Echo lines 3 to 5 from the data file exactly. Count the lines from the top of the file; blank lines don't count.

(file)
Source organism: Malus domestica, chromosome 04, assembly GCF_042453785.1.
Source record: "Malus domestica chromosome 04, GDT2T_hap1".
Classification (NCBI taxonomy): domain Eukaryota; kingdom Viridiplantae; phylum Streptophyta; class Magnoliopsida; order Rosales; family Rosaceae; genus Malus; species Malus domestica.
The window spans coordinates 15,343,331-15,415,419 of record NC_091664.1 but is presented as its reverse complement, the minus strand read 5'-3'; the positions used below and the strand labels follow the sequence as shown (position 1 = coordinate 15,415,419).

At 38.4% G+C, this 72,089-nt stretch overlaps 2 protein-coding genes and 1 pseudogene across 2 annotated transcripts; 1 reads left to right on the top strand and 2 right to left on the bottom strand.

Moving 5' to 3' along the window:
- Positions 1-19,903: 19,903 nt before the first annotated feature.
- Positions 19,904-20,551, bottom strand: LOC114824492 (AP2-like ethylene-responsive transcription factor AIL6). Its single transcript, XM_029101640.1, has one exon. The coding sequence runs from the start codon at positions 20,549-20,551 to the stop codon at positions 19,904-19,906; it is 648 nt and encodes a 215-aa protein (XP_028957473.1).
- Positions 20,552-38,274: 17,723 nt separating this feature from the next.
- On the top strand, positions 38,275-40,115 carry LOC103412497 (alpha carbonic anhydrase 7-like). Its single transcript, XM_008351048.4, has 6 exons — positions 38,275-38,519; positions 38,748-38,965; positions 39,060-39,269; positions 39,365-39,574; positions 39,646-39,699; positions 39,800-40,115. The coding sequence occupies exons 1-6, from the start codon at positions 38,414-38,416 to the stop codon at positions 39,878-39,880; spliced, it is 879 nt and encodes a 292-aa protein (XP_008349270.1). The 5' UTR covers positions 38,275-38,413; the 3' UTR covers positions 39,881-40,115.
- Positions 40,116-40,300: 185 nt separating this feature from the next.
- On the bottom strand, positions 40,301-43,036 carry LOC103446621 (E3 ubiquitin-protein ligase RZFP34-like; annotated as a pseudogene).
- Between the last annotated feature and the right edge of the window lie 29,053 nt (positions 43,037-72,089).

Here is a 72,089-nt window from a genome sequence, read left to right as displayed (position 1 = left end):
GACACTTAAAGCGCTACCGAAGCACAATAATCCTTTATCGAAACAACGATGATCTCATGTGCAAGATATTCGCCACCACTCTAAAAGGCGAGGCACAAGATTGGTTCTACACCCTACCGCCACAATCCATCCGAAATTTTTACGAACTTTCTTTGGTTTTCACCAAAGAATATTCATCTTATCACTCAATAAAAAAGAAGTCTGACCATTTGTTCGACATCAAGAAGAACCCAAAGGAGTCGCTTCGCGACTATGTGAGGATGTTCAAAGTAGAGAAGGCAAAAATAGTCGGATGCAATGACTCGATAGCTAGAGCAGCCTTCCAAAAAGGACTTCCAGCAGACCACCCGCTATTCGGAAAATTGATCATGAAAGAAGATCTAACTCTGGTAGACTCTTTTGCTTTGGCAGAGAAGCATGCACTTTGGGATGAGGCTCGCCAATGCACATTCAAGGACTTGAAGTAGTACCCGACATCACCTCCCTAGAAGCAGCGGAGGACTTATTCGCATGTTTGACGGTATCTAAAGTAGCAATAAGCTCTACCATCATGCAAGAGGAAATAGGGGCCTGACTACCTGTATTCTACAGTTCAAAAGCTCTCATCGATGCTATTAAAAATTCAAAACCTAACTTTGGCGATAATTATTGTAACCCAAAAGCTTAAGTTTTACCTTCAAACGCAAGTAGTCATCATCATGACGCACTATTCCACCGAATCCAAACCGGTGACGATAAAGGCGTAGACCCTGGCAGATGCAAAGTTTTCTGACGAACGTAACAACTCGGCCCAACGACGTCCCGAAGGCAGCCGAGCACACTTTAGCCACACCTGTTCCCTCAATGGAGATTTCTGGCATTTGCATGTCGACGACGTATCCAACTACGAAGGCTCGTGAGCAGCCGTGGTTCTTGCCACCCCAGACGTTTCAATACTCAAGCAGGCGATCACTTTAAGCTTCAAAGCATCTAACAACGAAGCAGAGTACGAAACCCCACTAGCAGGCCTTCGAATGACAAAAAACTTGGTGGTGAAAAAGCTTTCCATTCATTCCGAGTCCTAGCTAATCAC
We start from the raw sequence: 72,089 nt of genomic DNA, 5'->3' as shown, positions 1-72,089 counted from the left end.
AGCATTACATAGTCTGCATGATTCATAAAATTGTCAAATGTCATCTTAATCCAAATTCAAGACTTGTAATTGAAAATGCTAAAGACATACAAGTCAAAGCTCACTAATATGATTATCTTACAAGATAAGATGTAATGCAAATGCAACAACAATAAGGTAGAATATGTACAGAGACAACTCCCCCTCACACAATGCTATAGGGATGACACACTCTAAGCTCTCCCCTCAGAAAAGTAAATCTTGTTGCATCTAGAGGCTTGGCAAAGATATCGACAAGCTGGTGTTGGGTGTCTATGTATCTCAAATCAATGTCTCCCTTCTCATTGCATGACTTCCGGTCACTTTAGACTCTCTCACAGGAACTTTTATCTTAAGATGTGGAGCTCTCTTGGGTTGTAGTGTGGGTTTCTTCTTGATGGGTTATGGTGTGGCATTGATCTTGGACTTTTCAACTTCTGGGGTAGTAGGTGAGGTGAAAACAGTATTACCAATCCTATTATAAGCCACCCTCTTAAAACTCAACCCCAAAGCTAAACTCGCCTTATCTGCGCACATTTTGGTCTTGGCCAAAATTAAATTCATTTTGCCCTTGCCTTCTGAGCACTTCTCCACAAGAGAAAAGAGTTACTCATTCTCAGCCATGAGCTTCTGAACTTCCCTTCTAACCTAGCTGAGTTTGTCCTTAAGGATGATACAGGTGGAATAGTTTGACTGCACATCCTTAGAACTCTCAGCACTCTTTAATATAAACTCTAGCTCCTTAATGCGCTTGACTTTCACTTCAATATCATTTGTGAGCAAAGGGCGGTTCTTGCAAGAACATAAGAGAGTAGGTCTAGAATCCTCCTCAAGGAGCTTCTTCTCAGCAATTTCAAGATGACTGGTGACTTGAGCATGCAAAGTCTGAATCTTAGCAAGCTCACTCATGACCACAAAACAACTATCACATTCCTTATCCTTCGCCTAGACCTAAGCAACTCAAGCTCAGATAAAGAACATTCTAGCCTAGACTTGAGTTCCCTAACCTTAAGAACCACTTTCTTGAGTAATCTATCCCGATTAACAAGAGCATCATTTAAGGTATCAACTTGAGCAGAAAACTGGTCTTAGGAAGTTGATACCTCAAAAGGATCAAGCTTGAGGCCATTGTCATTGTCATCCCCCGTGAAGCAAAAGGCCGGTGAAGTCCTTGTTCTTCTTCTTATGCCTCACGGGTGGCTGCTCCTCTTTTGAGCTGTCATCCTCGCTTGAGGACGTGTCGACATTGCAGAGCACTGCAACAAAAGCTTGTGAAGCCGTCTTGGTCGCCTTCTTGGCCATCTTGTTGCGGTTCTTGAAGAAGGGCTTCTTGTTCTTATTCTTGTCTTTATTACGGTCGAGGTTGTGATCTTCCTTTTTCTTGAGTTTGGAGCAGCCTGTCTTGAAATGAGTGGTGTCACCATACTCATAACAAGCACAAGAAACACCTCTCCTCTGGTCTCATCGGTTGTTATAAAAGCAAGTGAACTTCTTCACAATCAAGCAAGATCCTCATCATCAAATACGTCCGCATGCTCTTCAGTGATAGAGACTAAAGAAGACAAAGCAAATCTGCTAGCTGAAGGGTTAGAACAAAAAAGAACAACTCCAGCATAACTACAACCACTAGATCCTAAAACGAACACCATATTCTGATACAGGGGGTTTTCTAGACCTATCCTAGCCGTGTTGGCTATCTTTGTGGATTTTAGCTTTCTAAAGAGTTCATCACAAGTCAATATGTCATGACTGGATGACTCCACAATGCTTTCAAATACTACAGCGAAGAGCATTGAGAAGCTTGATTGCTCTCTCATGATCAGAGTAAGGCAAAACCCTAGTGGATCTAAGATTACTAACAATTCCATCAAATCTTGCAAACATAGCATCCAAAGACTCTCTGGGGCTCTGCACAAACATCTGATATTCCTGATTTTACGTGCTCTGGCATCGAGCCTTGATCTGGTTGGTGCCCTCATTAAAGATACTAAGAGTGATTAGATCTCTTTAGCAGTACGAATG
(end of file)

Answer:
Classification (NCBI taxonomy): domain Eukaryota; kingdom Viridiplantae; phylum Streptophyta; class Magnoliopsida; order Rosales; family Rosaceae; genus Malus; species Malus domestica.
The window spans coordinates 15,343,331-15,415,419 of record NC_091664.1 but is presented as its reverse complement, the minus strand read 5'-3'; the positions used below and the strand labels follow the sequence as shown (position 1 = coordinate 15,415,419).

At 38.4% G+C, this 72,089-nt stretch overlaps 2 protein-coding genes and 1 pseudogene across 2 annotated transcripts; 1 reads left to right on the top strand and 2 right to left on the bottom strand.